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Pilot Brain Stimulation Study Falls Short of Reducing Back Pain

April 2, 2020
The study of brain stimulation, using tACS, may offer a non-opioid based treatment option for low back pain, but more research is needed.

with David Cosio, PhD, ABPP

The use of non-invasive brain stimulation had no significant impact on respiratory sinus arrhythmia in a randomized, sham-controlled pilot study of adults with chronic low back pain (CLBP). However, measures of autonomic nervous system (ANS) balance did significantly improve in treated patients compared to those who underwent a sham treatment. “Chronic low back pain stems from dynamic interactions between sensory and contextual (ie, cognitive, emotional, and motivational) processes in the brain that are mediated by feed-forward and feedback processes,” according to a paper published by Julianna H. Prim, MD, of the University of North Carolina, Chapel Hill, and colleagues.1 Recent studies have suggested that ANS balance plays a role in chronic pain development, and that respiratory sinus arrhythmia (RSA) may be reduced in patients with chronic LBP, but the potential of using non-invasive brain stimulation to provide relief remains unknown.

In their study, the UNC researchers identified adults ages 18 to 65 years with self-reported clinical diagnoses of lumbosacral region pain for at least six months and no history of psychiatric problems. A total of 41 patients were assessed; 20 patients completed the study. The average age of participants was 43 years; 60% were women.

Participants were randomized to receive either 10 Hz of transcranial alternating current stimulation (tACS) using silicone electrodes applied to the scalp or a sham stimulation. Both the tACS and sham treatment lasted for 40 minutes, but the sham stimulation included only 1 minute of exposure to a current. Patients underwent two sessions with a gap of at least 7 days between each session. Patients in both groups sat comfortably and watched videos of underwater scenes during the process.

Overall, the researchers found no significant effects of the treatment on RSA (P = 0.57) based in part on numeric rating scale scores of pain taken before and after undergoing stimulation. However, they did find a significant effect of condition (though not session or sequence) on the standard deviation of normal intervals of R-peaks (SDNN) in the treatment group compared with the sham group (P = 0.027).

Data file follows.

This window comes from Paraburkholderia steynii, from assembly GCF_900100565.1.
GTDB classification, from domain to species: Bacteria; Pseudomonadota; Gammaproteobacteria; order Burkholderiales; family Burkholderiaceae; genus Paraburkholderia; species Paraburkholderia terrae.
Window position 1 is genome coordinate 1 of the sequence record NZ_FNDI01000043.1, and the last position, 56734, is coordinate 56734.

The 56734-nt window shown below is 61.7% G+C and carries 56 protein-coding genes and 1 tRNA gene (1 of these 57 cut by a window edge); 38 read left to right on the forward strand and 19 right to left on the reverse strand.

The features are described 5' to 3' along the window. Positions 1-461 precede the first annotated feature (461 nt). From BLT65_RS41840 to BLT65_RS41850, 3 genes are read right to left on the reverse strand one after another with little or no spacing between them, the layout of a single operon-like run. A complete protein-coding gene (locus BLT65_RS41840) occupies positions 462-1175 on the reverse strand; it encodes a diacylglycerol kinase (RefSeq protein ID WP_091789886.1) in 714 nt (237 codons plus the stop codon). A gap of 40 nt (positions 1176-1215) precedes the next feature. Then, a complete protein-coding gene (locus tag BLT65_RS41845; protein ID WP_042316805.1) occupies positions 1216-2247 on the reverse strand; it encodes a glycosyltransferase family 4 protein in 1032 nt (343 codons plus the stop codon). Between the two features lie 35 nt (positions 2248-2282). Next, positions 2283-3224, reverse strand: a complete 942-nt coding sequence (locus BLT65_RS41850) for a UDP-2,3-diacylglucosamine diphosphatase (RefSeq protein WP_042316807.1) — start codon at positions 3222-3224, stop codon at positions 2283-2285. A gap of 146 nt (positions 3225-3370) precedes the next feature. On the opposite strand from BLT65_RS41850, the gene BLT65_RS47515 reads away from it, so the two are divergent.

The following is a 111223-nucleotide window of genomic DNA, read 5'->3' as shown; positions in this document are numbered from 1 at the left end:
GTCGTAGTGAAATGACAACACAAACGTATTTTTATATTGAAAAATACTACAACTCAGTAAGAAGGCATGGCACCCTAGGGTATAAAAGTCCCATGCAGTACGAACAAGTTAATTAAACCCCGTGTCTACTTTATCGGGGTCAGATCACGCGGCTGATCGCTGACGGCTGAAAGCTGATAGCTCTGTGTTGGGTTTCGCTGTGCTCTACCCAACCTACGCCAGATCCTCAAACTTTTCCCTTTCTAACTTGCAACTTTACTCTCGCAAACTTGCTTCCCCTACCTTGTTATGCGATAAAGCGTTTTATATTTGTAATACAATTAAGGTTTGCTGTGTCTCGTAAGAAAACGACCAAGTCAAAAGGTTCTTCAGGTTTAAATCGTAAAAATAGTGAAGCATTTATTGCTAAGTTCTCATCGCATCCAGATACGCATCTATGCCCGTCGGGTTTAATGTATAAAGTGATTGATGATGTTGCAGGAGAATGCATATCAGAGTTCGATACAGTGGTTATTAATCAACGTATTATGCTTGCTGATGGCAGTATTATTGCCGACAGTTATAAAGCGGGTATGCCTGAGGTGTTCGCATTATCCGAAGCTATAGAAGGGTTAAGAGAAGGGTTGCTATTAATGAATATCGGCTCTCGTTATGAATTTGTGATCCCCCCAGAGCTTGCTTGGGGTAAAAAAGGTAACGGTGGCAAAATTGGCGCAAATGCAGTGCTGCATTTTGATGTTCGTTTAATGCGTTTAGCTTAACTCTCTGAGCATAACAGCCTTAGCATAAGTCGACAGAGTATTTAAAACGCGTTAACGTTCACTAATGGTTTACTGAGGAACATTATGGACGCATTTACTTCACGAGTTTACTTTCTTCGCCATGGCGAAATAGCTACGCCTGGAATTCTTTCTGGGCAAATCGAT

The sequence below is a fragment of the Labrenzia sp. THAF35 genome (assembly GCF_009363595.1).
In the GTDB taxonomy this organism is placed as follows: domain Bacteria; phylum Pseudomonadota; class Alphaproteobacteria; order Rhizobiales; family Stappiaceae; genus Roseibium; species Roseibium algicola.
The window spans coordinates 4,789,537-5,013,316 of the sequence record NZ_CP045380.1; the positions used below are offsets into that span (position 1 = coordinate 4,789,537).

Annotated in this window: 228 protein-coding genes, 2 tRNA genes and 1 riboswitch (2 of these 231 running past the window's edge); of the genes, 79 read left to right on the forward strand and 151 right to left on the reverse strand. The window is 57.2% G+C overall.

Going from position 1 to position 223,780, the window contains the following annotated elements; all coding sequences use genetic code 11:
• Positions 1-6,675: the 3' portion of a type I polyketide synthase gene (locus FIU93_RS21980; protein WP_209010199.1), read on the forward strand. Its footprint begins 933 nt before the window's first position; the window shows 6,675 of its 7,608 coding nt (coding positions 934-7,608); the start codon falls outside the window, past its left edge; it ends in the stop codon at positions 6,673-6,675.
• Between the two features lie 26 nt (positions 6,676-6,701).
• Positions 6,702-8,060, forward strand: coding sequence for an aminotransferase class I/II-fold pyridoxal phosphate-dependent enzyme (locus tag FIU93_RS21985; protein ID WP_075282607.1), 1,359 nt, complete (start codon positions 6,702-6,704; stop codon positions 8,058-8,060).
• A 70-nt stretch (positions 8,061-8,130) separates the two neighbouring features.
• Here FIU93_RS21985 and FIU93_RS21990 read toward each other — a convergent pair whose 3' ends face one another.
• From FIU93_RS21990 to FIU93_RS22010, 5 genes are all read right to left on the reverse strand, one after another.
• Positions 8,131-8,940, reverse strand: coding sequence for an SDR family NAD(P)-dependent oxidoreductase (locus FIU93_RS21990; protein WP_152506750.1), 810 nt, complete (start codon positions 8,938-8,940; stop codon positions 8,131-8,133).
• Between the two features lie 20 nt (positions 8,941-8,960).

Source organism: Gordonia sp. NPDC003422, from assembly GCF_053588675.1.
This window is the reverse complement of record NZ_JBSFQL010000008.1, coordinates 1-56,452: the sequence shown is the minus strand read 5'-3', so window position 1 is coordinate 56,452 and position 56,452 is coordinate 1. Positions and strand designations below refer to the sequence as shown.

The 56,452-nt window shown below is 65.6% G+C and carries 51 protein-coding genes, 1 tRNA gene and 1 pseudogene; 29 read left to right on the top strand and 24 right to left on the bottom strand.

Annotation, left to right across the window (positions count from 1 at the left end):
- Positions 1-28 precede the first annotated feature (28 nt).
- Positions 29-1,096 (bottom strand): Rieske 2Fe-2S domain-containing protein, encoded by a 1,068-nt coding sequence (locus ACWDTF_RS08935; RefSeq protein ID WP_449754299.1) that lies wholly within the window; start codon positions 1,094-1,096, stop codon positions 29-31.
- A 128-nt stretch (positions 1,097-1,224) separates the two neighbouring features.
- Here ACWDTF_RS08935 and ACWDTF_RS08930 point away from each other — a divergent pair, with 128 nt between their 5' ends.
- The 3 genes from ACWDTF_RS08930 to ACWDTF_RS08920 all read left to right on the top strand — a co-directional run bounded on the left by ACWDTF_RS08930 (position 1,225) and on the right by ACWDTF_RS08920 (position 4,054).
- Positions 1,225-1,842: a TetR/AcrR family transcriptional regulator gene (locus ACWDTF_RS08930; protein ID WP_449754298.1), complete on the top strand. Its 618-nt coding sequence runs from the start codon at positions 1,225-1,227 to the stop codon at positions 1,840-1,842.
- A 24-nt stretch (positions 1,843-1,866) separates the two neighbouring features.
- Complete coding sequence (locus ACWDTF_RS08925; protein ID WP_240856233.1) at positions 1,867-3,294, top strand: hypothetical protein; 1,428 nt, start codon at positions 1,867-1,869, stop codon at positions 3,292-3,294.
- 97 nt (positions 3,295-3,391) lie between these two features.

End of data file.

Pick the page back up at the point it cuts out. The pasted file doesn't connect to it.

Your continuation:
“These findings suggest that tACS modulated total heart rate variability (HRV) (both sympathetic and parasympathetic input) in patients with CLBP,” the researchers wrote in their paper. As for the impact on pain, however, the team found no impact of treatment compared to the sham group on changes in pain measures from baseline. Measures utilized included the Oswestry Disability Index (specific to back pain) and a pressure pain threshold test.

The study of brain stimulation as a treatment option for low back pain is important as a potential alternative to opioids, according to David Cosio, PhD, of the Jesse Brown VA Medical Center in Chicago, and a PPM editorial advisor. However, Dr. Cosio said he was not surprised at the lack of tACS impact on pain in the study. “In my work using cranial electrical stimulation, I have found that it is most effective for conditions such as fibromyalgia and is less effective for low back pain. Past research has shown that cranial electrical stimulation has modest beneficial effects on symptoms of fibromyalgia and does not have an effect on chronic pain associated with spinal cord injury. (Image: iStock),” he explained. “However, cranial electrical stimulation does have a modest beneficial effect on symptoms of anxiety and depression in selected patients,” he noted.

Dr. Cosio commented that next steps for research could include comparison of different types of brain stimulation devices, noting that, “The tACS is not the only type of cranial brain stimulation that is available in the market. It would be interesting to see how the different units available differ in their effectiveness as they all differ slightly in their mechanism.” In addiction, clinicians should consider trialing several tACS sessions to determine effectiveness for any given patient. “When using cranial electrical stimulation, I have noted, anecdotally, that one session is not enough to show effectiveness at times. In my practice, I tend to use three sessions before discontinuing a trial of the treatment,” he said. 

Last updated on: April 2, 2020
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